Embedding Open Cognitive Analytics at the IoT’s Edge

Cognitive computing is penetrating more aspects of the IoT as algorithms enable edge devices and applications. Understand how unstructured data captured by IoT edge devices with the help of cognitive algorithms distilled into actionable insights.

The Internet of Things (IoT) is streaming more deeply into every aspect of our lives. At the same time, cognitive computing is penetrating more aspects of the IoT as algorithms enable edge devices and applications to take more intelligent actions on a wide range of local sensor readings without the need to round-trip back to a central server.


Driving the IoT into ubiquity is the smartphone. Device-embedded analytics of various sorts are a pervasive feature of more IoT applications for consumer, business, science, government, and other applications. When IoT edge devices capture unstructured data–such as video, audio, and environmental data feeds—cognitive algorithms can continuously distill it all down to actionable insights..

For example, the intelligent digital advisors embedded in IoT-enabled products leverage more sophisticated machine-learning algorithms, analyze myriad sources of device-acquired sensor data, and adjust their responses rapidly within dynamically shifting environmental contexts. And such up-and-coming product segments as autonomous vehicles would be impossible without embedded cognitive analytics that act on streaming sensor data.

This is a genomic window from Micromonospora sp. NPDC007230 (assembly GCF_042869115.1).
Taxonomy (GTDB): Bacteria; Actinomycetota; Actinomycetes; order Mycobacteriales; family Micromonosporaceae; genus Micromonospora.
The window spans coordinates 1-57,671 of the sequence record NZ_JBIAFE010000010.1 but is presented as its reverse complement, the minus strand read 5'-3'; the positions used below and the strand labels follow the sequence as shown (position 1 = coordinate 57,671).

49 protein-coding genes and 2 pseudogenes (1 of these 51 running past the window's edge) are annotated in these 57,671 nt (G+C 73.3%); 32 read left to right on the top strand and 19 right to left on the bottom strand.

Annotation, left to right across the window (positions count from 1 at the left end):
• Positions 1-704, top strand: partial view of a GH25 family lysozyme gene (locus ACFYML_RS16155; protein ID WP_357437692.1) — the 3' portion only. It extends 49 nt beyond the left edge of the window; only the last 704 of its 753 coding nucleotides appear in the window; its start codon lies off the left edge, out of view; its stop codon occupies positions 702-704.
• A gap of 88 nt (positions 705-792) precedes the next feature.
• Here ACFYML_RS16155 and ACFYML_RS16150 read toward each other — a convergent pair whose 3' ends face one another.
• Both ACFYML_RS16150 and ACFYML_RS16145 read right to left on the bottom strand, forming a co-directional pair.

A new generation of data scientists is emerging to build cognitive IoT applications and deploy them into every conceivable type of device and application. By 2020, new products in every sector of the economy will have been rearchitected as “cognitive IoT” endpoints. As this trend intensifies, embedded cognitive IoT will become a key focus of the next generation of cloud application developers. What will these skilled professionals need to be successful?

One of the key ingredients will be an open-source platform for building, tuning, and deploying cognitive applications to the edge of the IoT cloud, which some have referred to as the “fog.”  An open environment is absolutely essential because a closed development platform would not serve the needs of IoT developer ecosystems to work with the broadest range of data sources, analytic libraries, cloud computing environments, and IoT edge devices.

The ideal development platform for open, embedded, cognitive IoT applications would be one that:

  • Facilitates embedding of cognitive analytics capabilities so that IoT devices and apps can adapt continuously and react locally to their environments and, as needed, to metrics and commands from neighboring devices;
  • Enables developers to access, configure, and tweak any cognitive computing algorithm that is suited to the IoT analytics challenges they face;
  • Executes cognitive algorithms on any size device at the IoT edge or at gateways in containers on widely supported processing frameworks, including Spark and Hadoop;
  • Presents flexible and familiar programming models for IoT development, including Python, Java and C;